Saturday, August 29, 2009

The Girl with the Dragon Tattoo by Steig Larsson

The Girl with the Dragon Tattoo (Millennium, #1)

Hmmm. This was a mixed bag. The set up to this mystery did not draw me in at all, and I had to struggle--tried to read it a couple of times, and finally resorted to audio. I do not usually bother but I did in this case because there was so much hype on this title. The problem is the writing, I'm afraid, though it did occur to me that perhaps it was the translation. The second book in the series, The Girl who Played with Fire, was so much more fluent that I still wonder how the first could have gotten past the editors.

Larsson develops some unusual and interesting characters, though [strike me dead if I lie] Mikael Blomkvist, a journalist and ostensibly the main character despite the "Girl" of the title, is way too good to live. He's the greatest lover who ever lived, can talk a snail out of her shell, and has no known faults.

The book only begins to pull its own weight after 150 pages, but the mystery itself still suffers from hydra-headedness. The first mystery, so dry and hard to understand in the set-up is dropped in favor of an even less plausible one. I am a generous sort, however, and am willing to suspend disbelief. It's undoubtedly a good thing not all of us are technowizards so we can take the author's word on computer theft and what is possible. So, okay, we've worked up a head of steam on this search for a missing person, and Lo! [again, beat me livid if I lie] we get pages of really despicable descriptions of violence against women. Very descriptive, very grotesque, very unnecessary.

So okay, after that has us wondering if we really needed to read this, Larsson goes back to his orginal mystery, which is financial reporting and economic theft. Hmmm. Don't let the this book stop you from enjoying the second in the series, however. There is violence in The Girl who Played with Fire, but mercifully, it is directed at a bad man, and doesn't seem nearly as horrid as what we were treated to in Dragon Tattoo.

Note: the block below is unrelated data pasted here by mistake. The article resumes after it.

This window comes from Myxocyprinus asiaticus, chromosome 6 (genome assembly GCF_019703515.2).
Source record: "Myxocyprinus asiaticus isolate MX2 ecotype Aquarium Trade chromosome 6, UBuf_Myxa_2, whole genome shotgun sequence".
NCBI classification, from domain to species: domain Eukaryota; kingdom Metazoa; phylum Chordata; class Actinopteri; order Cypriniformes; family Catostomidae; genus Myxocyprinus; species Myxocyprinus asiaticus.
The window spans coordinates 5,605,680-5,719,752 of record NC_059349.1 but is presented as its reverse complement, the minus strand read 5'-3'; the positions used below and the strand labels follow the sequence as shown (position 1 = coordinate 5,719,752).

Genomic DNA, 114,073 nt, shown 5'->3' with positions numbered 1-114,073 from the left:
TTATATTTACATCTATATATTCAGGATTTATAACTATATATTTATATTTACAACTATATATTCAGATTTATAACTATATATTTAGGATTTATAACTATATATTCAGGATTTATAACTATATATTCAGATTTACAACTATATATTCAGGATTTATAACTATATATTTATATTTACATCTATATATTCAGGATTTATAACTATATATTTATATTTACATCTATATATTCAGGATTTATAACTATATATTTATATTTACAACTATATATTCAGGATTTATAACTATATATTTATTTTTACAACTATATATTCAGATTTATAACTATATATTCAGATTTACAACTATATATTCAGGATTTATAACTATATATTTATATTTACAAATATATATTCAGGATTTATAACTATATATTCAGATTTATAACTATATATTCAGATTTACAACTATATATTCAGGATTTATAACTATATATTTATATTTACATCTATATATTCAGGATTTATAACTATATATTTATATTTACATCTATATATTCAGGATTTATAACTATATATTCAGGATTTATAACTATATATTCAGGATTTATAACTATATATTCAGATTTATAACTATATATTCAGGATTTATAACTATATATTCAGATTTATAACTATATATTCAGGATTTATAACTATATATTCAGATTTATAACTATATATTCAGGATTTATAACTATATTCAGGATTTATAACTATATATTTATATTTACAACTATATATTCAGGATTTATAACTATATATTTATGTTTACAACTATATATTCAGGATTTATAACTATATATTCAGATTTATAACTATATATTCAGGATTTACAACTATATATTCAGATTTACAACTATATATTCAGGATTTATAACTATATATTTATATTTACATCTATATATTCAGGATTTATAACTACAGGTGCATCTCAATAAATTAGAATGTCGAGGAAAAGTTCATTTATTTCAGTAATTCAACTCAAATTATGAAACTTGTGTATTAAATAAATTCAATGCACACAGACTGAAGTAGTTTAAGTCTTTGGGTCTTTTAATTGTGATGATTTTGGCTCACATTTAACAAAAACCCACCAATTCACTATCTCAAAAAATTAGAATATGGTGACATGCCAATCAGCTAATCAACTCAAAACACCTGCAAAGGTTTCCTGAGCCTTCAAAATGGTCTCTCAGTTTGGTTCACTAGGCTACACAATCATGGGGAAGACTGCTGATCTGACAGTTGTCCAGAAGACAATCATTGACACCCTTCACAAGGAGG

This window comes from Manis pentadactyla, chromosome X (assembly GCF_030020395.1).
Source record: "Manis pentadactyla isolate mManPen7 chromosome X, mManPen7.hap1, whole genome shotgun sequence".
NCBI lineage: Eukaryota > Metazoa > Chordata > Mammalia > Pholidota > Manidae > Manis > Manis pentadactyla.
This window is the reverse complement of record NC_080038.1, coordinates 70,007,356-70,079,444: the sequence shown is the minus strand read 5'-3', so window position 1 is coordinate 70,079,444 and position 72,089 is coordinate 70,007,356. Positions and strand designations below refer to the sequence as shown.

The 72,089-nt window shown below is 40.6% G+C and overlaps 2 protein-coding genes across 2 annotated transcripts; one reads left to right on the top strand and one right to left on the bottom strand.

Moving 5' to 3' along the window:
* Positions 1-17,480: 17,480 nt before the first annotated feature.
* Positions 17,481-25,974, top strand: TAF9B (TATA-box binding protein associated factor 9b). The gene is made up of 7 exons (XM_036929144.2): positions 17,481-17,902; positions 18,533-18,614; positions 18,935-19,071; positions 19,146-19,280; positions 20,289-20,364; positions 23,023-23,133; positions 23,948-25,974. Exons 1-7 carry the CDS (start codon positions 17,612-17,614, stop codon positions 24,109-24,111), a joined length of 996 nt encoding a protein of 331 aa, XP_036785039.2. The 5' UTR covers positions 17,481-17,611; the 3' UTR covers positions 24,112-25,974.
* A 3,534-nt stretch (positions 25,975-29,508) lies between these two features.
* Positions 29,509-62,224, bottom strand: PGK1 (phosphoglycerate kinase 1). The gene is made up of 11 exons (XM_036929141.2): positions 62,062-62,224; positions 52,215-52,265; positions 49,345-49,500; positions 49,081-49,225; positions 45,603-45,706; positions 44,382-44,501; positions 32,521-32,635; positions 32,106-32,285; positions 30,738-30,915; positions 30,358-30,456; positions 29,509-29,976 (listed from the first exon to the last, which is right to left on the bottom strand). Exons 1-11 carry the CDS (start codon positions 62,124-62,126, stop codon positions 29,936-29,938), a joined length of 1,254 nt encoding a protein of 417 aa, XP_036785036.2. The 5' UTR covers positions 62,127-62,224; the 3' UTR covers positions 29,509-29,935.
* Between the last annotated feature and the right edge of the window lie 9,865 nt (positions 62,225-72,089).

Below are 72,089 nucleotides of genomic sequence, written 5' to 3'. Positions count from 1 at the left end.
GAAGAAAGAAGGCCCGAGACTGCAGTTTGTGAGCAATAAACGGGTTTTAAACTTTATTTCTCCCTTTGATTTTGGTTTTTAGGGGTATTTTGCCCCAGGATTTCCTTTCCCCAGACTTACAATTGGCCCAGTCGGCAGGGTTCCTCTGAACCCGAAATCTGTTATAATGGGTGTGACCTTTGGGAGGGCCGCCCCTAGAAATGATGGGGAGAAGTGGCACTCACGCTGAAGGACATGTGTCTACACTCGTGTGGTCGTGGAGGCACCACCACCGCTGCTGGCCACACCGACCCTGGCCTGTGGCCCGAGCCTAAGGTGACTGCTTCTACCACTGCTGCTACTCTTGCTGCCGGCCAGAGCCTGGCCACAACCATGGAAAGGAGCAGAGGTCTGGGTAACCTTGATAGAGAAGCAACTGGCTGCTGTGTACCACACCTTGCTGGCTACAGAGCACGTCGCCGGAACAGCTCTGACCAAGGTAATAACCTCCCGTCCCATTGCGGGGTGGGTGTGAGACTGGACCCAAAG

Saturday, August 22, 2009

Ratio: The Simple Codes behind the Craft of Everyday Cooking by Michael Ruhlman

This is the coolest book for cooks. I've needed this so many times in my life. I simply find it oppressive to race out to the store every time I am missing something in a recipe, so I have often just wanted to know what the ratios are--what is absolutely necessary for something to be defined as "cake" as opposed to "bread" for instance--so that I can create. And here it is. I'm so glad.

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Friday, August 21, 2009

A Carrion Death by Michael Stanley

A Carrion Death

Michael Stanley is actually two authors. It must be a wonderful experience--wonderfully difficult, wonderfully rewarding--to work so closely with someone as on a work of fiction. A Carrion Death is the first of their attempts and they succeed, if not unequivocably.

The mysteries are set in Botswana, and I am infinitely grateful that listening to Lisette Lecat read Alexander McCall Smith's The No. 1 Ladies Detective Agency series has allowed the unusual city names to roll off my tongue like a native. Molepolole, Mochudi, Gabarone seem familiar to me now, but I'm glad the authors included the map in the front of the book.